Current plans:

I'll be out most of the day, shopping for various things. Den and I decided to make a day of it, perhaps going to Gastonia or elsewhere to shop, eat, and generally relax.

One of the things we did this morning is something we should be doing more often - PLANNING our trip, to maximize …

Handling Chronic Pain

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This is likely to be a sleeper issue - one that will simmer for a long time, without hitting the headlines.

The issue of opiate abuse is, of course, a perennial favorite for the media, legislatures, and various advocates (for the addicted, for law & order, for morality police, etc.). That abuse usually centers on those individuals whose addiction makes them incapable of employment, care of minor children, or full participation in American Life.

Elder addiction?

Eh, not so important.

But, in fact, many of the elderly do become addicted to various painkillers, not just for diseases such as cancer, but also for back pain, joint pain, and other ills that disproportionately affect older Americans.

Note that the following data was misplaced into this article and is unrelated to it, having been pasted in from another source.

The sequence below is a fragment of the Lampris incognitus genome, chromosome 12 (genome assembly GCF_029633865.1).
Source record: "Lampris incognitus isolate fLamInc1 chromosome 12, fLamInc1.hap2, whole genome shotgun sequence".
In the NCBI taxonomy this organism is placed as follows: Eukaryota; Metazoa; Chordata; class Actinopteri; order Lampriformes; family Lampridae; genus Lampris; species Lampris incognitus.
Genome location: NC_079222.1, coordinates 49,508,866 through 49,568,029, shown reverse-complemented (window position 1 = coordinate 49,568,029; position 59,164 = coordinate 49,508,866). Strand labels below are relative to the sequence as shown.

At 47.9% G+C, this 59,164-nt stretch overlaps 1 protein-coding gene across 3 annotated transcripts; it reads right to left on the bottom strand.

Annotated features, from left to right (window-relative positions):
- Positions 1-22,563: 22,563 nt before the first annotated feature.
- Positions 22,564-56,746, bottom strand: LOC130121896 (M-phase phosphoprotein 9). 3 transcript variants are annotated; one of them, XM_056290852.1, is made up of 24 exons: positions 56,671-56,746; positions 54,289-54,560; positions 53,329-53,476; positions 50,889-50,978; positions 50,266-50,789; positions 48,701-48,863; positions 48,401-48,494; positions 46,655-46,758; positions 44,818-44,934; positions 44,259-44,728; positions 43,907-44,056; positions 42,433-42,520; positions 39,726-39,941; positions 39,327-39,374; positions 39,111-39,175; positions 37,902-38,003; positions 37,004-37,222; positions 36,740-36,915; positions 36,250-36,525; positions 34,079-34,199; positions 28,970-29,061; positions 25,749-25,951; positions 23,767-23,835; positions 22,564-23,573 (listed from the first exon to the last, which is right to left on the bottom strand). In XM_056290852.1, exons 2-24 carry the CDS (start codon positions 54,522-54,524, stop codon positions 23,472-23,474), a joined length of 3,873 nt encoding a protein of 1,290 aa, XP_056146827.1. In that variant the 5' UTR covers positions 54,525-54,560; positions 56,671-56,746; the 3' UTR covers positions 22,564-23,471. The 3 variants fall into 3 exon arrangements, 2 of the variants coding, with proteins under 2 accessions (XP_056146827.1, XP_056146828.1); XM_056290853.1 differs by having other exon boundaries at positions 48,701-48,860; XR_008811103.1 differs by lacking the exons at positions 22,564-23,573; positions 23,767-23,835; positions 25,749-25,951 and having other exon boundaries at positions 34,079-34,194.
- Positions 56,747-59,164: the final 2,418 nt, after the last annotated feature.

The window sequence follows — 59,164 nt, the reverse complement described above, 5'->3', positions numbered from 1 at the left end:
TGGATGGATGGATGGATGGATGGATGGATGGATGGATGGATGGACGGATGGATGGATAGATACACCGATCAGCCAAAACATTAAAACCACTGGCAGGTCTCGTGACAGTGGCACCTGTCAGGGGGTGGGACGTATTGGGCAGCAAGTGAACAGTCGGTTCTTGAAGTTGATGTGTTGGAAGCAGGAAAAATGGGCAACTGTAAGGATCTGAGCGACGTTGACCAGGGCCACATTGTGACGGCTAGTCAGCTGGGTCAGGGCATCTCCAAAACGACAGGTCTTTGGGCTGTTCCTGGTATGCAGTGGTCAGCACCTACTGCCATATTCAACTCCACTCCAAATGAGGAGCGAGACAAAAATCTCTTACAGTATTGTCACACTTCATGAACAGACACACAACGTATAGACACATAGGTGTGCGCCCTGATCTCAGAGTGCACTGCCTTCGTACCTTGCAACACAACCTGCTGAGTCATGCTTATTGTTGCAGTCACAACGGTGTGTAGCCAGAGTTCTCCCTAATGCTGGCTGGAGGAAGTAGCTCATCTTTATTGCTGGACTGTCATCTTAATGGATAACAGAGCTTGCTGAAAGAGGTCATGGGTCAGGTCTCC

I generally try to avoid medicated pain relief. I do so not just because of the possibility of addiction, but also because of the high risk of liver damage - even for such meds as Ibuprofen, Aspirin, and Tylenol.

One med that I've been using on a daily basis is Mobic, or Melexicam. It'…

Retirement Prep

We've been talking a lot lately, and we are beginning to plan our purchases more prudently - with an eye to what might be useful in retirement, but, also, what would fit into a reduced budget.
An example of this is a wish Dennis had before Christmas - he's long wanted a good camera, and he found one at a good price - $400, one that had been more originally.
My first impulse was to say, fine, that can be your Christmas gift. Den was actually the one to hesitate in buying. He decided to think about it for awhile.
Now, we will have some room in our budget for indulgences like that - not everyday, but certainly, annually. The change we will have to make is to plan for these financial outlays.

[POST-CHRISTMAS]

We're back at work today - Den had kids yesterday, mine come for the first time today. I have 3 preps - it may be difficult, at first, but I'm looking forward to the change.

I signed my letter of intent for next year - the last time I should be doing that. I'm hop…